Originally Carrie believed she was just a drug addict, but finally she came to understand that her body has a chemical imbalance that cannot be dealt with solely by abstaining. It can be controlled with the help of psychiatrists and medicine, and Carrie has been fortunate to have great doctors. Bipolar disorder is progressive: as time passes, depressions can become increasingly severe. It’s a constant battle. A few years ago, Carrie experienced a deep depression that made her (as she put it) not necessarily feel like dying, but feeling a lot like not being alive. This can be normal for some bipolar sufferers, but it was new to Carrie, and it scared her. Carrie has so much courage. She always ventures forward to seek the newest treatment, refusing to give up. So a few years ago, she decided to try electroconvulsive therapy, or ECT.
ECT is not the horrifying shock treatments inflicted on Jack Nicholson in One Flew Over the Cuckoo’s Nest and Rock Hudson in Seconds and Ellen Burstyn in Requiem for a Dream and, going all the way back, Olivia de Havilland in The Snake Pit. ECT is a new frontier in the treatment of bipolar disorder, done under light anesthesia so Carrie can recover as soon as she comes home, the same day as the procedure. Now when the lows become intolerable, Carrie gets ECT. She has written about all this in her book Shockaholic.
There are no long-range studies on ECT yet. We have to trust that the doctors administering these brain treatments are doing what’s best. It’s new territory for them as well as for my daughter. Todd and I have spoken to the doctors about the effects of this treatment. Carrie works every day to fight her demons. No one else can do it for her, but we support every step that Carrie takes. We try to do everything we can to help her not get depressed and to remain strong. It’s hard for everyone, but it’s hardest for Carrie.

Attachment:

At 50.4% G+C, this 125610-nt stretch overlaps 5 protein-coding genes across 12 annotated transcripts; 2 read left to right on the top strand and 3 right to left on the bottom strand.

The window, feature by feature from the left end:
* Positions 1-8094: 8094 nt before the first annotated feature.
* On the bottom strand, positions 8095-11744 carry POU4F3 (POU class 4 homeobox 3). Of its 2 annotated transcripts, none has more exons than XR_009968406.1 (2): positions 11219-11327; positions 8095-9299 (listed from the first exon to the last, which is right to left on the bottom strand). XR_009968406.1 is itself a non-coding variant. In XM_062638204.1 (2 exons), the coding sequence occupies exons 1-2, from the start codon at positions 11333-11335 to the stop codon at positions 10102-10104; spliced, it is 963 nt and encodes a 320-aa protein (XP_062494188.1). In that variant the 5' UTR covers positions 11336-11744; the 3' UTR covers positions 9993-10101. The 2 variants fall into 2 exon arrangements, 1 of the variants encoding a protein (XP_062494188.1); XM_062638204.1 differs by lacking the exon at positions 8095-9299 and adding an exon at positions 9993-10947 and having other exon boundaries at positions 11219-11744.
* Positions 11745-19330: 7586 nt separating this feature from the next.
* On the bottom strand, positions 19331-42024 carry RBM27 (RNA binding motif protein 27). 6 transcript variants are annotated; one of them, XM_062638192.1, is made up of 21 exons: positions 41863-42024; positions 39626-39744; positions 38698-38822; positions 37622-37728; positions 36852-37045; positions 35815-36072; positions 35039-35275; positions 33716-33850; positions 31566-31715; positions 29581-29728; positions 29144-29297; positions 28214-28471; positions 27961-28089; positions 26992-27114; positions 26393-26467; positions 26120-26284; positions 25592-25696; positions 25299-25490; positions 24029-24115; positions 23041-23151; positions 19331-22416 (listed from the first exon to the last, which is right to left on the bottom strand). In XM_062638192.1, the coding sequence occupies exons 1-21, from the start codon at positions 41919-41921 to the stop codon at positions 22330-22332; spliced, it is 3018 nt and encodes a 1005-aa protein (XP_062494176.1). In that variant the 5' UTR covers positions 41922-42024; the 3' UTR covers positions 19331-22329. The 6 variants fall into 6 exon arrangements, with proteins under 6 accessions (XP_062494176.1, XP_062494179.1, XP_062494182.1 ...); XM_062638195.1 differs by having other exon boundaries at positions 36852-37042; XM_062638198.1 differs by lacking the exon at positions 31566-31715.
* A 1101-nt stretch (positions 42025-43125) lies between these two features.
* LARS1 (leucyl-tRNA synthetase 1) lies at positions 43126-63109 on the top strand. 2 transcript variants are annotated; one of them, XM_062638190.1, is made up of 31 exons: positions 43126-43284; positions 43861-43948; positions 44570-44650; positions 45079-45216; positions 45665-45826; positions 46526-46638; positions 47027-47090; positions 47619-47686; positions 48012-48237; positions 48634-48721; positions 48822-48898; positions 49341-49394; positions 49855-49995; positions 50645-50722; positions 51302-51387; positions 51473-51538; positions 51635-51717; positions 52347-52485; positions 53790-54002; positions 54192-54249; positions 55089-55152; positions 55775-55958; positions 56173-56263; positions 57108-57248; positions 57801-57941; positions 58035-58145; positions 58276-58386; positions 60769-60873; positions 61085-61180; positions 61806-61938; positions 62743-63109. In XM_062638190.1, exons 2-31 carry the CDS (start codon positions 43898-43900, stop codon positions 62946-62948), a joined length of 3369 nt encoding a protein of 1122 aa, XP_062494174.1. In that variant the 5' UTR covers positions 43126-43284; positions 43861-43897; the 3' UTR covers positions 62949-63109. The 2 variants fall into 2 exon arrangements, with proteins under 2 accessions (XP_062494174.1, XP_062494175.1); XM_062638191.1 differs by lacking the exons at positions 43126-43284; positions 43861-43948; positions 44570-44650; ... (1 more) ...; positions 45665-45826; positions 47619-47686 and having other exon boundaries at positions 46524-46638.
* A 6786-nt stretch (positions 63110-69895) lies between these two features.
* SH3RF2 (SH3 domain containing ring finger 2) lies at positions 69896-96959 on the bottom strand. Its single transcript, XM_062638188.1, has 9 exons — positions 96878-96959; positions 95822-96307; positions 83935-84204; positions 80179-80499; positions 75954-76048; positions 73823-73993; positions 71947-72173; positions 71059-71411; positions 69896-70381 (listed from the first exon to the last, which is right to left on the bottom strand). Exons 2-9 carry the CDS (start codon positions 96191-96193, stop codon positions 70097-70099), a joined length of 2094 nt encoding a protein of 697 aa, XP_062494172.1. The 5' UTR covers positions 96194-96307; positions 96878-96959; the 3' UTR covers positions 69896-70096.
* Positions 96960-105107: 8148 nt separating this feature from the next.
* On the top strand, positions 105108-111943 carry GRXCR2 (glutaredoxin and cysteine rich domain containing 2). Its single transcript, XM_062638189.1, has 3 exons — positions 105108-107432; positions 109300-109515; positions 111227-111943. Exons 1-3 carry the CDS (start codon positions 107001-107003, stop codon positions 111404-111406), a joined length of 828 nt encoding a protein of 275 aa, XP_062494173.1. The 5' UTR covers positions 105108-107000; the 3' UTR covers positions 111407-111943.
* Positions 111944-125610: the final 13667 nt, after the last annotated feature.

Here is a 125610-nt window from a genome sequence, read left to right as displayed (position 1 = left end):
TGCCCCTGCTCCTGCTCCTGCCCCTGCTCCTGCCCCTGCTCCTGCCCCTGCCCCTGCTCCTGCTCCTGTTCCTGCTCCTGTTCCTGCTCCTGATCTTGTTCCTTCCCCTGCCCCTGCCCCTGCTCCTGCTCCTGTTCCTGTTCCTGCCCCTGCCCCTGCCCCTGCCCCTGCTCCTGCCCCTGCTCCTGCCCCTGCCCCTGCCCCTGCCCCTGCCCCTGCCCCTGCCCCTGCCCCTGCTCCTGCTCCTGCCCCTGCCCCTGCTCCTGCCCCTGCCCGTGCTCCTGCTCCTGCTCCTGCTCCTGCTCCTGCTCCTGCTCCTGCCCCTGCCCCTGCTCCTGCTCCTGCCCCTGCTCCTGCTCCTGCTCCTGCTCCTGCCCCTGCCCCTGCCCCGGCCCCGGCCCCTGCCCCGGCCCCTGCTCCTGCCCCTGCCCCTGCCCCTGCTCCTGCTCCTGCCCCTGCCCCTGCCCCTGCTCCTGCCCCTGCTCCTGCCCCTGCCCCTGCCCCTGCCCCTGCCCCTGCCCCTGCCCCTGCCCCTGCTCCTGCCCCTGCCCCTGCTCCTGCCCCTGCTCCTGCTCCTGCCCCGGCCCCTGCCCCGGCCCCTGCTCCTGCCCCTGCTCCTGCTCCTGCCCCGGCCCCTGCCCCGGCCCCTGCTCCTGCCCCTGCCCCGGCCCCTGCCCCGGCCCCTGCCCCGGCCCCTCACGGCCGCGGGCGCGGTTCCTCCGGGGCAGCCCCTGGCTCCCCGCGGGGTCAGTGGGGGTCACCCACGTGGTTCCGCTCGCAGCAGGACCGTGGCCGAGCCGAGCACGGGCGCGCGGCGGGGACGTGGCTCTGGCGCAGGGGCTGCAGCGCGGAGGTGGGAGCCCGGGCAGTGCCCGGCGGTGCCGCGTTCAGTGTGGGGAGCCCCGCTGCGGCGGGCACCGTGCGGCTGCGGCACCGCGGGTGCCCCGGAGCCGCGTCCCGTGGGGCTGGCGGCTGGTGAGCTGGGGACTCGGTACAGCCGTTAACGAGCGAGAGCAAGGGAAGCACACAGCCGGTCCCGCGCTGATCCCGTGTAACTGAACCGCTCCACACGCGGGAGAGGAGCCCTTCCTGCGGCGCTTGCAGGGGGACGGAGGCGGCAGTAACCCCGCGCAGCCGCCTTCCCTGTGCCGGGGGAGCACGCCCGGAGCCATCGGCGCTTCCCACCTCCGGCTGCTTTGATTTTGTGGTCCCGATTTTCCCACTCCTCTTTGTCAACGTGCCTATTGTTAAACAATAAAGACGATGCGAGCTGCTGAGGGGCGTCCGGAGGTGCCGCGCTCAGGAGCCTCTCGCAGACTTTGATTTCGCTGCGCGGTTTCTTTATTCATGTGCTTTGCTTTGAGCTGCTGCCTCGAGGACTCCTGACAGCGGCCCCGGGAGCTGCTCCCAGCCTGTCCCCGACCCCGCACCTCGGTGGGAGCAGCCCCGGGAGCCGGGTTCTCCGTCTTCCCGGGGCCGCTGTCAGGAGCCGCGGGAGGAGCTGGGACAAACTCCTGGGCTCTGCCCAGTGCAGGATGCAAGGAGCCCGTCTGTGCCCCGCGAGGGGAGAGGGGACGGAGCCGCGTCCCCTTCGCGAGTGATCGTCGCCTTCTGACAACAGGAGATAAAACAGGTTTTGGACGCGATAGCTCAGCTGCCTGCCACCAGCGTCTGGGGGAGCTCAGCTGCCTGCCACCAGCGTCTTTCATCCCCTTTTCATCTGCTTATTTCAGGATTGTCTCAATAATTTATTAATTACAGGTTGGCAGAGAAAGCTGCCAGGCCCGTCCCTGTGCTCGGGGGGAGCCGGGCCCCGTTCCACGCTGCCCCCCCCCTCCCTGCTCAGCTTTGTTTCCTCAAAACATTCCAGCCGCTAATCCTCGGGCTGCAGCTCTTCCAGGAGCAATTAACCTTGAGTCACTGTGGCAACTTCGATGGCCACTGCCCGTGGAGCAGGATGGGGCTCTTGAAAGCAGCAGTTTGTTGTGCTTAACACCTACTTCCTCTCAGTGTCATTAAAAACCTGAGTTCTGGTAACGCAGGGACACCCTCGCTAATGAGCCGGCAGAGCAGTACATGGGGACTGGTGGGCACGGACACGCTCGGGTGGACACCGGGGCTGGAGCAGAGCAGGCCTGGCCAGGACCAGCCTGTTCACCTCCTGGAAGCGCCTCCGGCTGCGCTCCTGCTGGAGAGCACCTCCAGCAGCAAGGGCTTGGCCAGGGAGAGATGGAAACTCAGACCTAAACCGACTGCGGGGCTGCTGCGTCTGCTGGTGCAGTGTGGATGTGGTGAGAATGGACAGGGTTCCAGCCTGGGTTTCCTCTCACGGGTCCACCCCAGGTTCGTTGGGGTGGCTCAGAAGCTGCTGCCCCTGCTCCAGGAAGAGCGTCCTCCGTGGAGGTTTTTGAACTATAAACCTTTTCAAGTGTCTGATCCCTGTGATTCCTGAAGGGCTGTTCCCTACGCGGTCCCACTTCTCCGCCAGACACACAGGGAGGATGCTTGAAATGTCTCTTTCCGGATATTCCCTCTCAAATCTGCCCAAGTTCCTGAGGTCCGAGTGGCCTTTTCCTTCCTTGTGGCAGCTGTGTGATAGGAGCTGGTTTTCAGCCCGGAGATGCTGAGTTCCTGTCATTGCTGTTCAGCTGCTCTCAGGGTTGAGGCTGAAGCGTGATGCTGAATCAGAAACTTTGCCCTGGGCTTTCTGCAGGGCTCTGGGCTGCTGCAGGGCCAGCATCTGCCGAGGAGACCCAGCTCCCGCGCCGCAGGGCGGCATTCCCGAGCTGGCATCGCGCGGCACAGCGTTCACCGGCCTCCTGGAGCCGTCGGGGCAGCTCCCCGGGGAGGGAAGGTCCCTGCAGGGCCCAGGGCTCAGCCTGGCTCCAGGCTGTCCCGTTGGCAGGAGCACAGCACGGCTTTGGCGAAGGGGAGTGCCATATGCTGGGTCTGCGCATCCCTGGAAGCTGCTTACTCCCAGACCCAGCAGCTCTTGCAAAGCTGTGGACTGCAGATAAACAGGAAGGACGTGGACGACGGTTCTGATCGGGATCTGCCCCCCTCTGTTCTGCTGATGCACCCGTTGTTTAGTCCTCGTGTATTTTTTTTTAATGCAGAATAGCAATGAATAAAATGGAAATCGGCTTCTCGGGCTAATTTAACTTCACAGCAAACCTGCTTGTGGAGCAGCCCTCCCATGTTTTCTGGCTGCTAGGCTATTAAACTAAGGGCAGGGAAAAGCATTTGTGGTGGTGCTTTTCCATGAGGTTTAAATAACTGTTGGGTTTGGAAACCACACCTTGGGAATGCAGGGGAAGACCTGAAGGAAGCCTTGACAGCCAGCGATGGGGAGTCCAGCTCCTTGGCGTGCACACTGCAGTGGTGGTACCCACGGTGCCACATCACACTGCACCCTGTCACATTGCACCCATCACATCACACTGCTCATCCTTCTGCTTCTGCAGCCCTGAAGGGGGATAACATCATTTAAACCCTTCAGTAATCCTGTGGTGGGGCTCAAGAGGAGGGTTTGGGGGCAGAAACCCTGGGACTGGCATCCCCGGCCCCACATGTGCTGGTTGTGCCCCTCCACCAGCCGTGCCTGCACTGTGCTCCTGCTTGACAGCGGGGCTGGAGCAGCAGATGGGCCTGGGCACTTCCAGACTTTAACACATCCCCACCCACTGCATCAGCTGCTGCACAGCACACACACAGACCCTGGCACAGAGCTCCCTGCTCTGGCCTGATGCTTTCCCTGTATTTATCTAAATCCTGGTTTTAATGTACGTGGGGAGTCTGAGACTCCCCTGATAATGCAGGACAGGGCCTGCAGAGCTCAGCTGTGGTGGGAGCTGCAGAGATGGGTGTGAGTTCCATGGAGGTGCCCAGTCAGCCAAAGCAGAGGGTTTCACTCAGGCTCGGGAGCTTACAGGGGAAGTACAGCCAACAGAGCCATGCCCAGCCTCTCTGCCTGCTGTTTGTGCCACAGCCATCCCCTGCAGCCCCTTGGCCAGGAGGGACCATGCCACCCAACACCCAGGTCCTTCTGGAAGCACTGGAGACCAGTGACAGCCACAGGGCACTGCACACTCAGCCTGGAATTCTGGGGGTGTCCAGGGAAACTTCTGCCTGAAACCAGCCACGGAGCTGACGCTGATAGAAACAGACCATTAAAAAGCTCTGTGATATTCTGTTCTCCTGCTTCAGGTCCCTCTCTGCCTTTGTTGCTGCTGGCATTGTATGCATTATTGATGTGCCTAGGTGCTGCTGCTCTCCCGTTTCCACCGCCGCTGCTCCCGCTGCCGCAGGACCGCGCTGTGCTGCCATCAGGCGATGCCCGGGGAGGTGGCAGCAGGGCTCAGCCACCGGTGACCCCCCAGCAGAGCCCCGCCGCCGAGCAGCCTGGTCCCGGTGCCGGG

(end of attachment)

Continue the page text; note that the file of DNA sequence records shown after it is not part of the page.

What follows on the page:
Still, it’s heartbreaking to watch someone you love struggle so. As a mother, I find the hardest thing for me is to love my daughter and not to intervene in her life. I want to do everything humanly possible to keep my girl out of pain, to pick her up when she’s down. If I could, I would suffer for her.
Over the years, many professionals have told me to practice “tough love” with my daughter—to reassure Carrie that she is loved and then cut her off. I can’t do this. So many of my friends had children in similar situations and did what the doctors instructed. George C. Scott lost his son to drugs, as did Carroll O’Connor. Their tough love didn’t matter once their children were dead. It’s not natural to outlive your child. This has always been my greatest fear. Like countless others, celebrity families are touched by substance abuse. Being famous doesn’t protect you. Every family has to decide how they will handle their child who needs help, even when that child has grown up. Carrie is my child, and I love her with every ounce of strength I possess. If love alone could cure our children, they would always be well. Since it can’t, I will do whatever I can to make her life less difficult. Too many mothers have lost their children, for thousands of different reasons. I don’t know if I could survive that. I’m so grateful to Carrie for working so hard to stay well when sometimes it might seem easier to give up.
Every day I worry about my children. When I wake up, I wonder where Carrie is and how she’s faring. Todd has these concerns too, but I do the lion’s share of worrying. I’m sure that’s normal for most mothers. Carrie is blessed to have her daughter. Billie loves her and needs her, and Billie’s love anchors Carrie. It gives her strength. She and Billie work through everything and are in a great place. **Billie is Carrie’s daughter**
At the end of Wishful Drinking, Carrie states, “At times, being bipolar can be an all-consuming challenge, requiring a lot of stamina and even more courage, so if you’re living with this illness and functioning at all, it’s something to be proud of.”
I’ll end this chapter with a fervent Amen to that.